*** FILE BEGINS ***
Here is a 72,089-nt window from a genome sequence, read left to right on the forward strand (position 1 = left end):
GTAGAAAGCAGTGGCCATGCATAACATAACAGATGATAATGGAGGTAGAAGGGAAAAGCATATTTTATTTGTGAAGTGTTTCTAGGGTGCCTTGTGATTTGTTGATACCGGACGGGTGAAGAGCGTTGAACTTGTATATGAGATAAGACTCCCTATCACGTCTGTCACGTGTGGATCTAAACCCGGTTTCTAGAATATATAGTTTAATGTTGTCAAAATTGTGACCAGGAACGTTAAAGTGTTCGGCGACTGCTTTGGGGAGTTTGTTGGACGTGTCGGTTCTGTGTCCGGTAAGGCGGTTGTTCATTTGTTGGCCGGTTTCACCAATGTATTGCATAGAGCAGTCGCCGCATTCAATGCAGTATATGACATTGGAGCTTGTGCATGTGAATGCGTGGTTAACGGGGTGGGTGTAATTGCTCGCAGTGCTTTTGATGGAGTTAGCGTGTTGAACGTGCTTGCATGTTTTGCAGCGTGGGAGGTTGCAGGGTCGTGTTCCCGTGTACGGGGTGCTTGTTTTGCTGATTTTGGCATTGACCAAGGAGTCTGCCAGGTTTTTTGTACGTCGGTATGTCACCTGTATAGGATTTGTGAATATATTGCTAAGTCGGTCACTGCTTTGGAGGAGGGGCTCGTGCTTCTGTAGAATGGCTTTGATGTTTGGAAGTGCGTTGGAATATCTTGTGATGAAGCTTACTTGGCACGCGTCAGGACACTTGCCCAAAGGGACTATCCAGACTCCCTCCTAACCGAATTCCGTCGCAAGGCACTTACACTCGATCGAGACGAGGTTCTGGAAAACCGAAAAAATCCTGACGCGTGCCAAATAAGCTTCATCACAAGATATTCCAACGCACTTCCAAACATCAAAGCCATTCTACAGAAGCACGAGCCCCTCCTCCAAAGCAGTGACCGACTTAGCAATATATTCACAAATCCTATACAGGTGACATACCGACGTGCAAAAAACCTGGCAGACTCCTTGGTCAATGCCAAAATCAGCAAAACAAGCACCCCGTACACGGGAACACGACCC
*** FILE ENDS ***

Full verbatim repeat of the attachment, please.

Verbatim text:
Here is a 72,089-nt window from a genome sequence, read left to right on the forward strand (position 1 = left end):
GTAGAAAGCAGTGGCCATGCATAACATAACAGATGATAATGGAGGTAGAAGGGAAAAGCATATTTTATTTGTGAAGTGTTTCTAGGGTGCCTTGTGATTTGTTGATACCGGACGGGTGAAGAGCGTTGAACTTGTATATGAGATAAGACTCCCTATCACGTCTGTCACGTGTGGATCTAAACCCGGTTTCTAGAATATATAGTTTAATGTTGTCAAAATTGTGACCAGGAACGTTAAAGTGTTCGGCGACTGCTTTGGGGAGTTTGTTGGACGTGTCGGTTCTGTGTCCGGTAAGGCGGTTGTTCATTTGTTGGCCGGTTTCACCAATGTATTGCATAGAGCAGTCGCCGCATTCAATGCAGTATATGACATTGGAGCTTGTGCATGTGAATGCGTGGTTAACGGGGTGGGTGTAATTGCTCGCAGTGCTTTTGATGGAGTTAGCGTGTTGAACGTGCTTGCATGTTTTGCAGCGTGGGAGGTTGCAGGGTCGTGTTCCCGTGTACGGGGTGCTTGTTTTGCTGATTTTGGCATTGACCAAGGAGTCTGCCAGGTTTTTTGTACGTCGGTATGTCACCTGTATAGGATTTGTGAATATATTGCTAAGTCGGTCACTGCTTTGGAGGAGGGGCTCGTGCTTCTGTAGAATGGCTTTGATGTTTGGAAGTGCGTTGGAATATCTTGTGATGAAGCTTACTTGGCACGCGTCAGGACACTTGCCCAAAGGGACTATCCAGACTCCCTCCTAACCGAATTCCGTCGCAAGGCACTTACACTCGATCGAGACGAGGTTCTGGAAAACCGAAAAAATCCTGACGCGTGCCAAATAAGCTTCATCACAAGATATTCCAACGCACTTCCAAACATCAAAGCCATTCTACAGAAGCACGAGCCCCTCCTCCAAAGCAGTGACCGACTTAGCAATATATTCACAAATCCTATACAGGTGACATACCGACGTGCAAAAAACCTGGCAGACTCCTTGGTCAATGCCAAAATCAGCAAAACAAGCACCCCGTACACGGGAACACGACCC